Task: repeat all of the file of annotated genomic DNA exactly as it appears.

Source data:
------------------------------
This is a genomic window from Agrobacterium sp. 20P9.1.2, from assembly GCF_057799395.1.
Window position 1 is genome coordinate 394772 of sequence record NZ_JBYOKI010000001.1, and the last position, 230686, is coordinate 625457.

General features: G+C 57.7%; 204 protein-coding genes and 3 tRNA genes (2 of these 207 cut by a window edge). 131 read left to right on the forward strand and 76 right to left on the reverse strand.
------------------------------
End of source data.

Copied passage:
This is a genomic window from Agrobacterium sp. 20P9.1.2, from assembly GCF_057799395.1.
Window position 1 is genome coordinate 394772 of sequence record NZ_JBYOKI010000001.1, and the last position, 230686, is coordinate 625457.

General features: G+C 57.7%; 204 protein-coding genes and 3 tRNA genes (2 of these 207 cut by a window edge). 131 read left to right on the forward strand and 76 right to left on the reverse strand.